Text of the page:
Sage Francis Gets Sick to Death on New Mixtape

Categories: Mixtapes

SageFrancisPeterFortin560.jpg
Peter Fortin
Sage Francis

You can't kill him, motherfucker. As long as there's been a mobilized modern indie-rap movement, there's been Sage Francis. But before the worldwide touring, battle accolades and, as Chuck D referred to it, the "private Idaho" Sage has created for himself, the Providence, Rhode Island native predicted the MC mixtape release model with his Sick of Waiting compilations. With four years since the release of the last one (and three years since his last proper album, Li(f)e, his final release for Epitaph), this week Francis releases Sick to D(eat)h, a mixtape boasting unreleased and rare material that spans almost two decades. We spoke to Francis about putting these collections together as well as his work with HIV-Positive South African children.

See also: The Puzzling History of Rap Album Sequels

You were pretty ahead of the times with the original Sick of Waiting mixtape back in '99.
Yeah, '99 was when the first mixtape called Sick of Waiting came out. I've mentioned this before and I've waited a long time to mention it because people are quick to jump down my throat whenever I try to prop myself, but I didn't know of any other MCs putting out mixtapes. I mean, yeah, people would put out demos and there would be tapes of a couple songs or singles, but I had a full-on mixtape. It was typically a DJ format, obviously, and I was a big fan of those tapes, but here I was sitting on material that wasn't being released on a format people could hear it on or have access to. You either had to catch it on the radio or find a DJ tape that had a song of mine on it or you would miss it. I needed something to sell as a way to subsidize my career and so I put these singles on to a tape, I put live recordings on to a tape, freestyles, radio recordings and eventually it constituted a 75 minute mixtape which I began selling at shows so people could listen to my material at their own convenience. The internet file-sharing craze hadn't happened quite yet, so you had to do it and nobody was really doing it.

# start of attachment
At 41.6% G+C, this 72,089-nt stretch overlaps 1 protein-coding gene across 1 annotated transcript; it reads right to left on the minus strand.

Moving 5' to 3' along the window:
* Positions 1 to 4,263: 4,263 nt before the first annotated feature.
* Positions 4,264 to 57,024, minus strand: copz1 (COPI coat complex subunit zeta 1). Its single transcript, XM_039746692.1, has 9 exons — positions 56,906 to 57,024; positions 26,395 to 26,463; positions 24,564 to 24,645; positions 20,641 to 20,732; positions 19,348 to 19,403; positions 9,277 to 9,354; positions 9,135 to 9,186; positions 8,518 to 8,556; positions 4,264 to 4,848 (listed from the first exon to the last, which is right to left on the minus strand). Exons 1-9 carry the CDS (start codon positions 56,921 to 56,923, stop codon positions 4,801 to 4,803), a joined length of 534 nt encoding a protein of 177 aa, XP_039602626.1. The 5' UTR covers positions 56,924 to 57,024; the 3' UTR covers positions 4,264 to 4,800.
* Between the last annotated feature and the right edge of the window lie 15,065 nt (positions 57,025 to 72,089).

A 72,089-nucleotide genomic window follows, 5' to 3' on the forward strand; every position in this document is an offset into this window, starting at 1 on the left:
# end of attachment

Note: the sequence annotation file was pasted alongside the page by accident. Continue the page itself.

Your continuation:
I think the reason people weren't doing it at the time is because it looked "un-official." It didn't give off a very professional sheen when you threw everything on to a dub tape and gave it your own artwork.

That was also a time when the term "independent hip-hop" had a stigma to a degree.
Yeah, I mean, "Oh, you're a bummy underground rapper. You can't make it, you can't get signed so you have to do it like this." And, you're right, my shit is too out of the norm for a label to really get down with it. But I was aware that there was an audience for the type of material I was doing and since I couldn't wait any longer for a label to recognize that, I had to take it upon myself to do all that and it was make-or-break. 14-years-later it still feels make-or-break and I'm incredibly grateful because the response has been so positive. Here's a collection of rarities, unreleased tracks, brand new stuff that has no home, I think you'll enjoy it. And, instead of throwing a Kickstarter, I'm just throwing this stuff out there to see if people with support it with a little effort and financial risk on my end.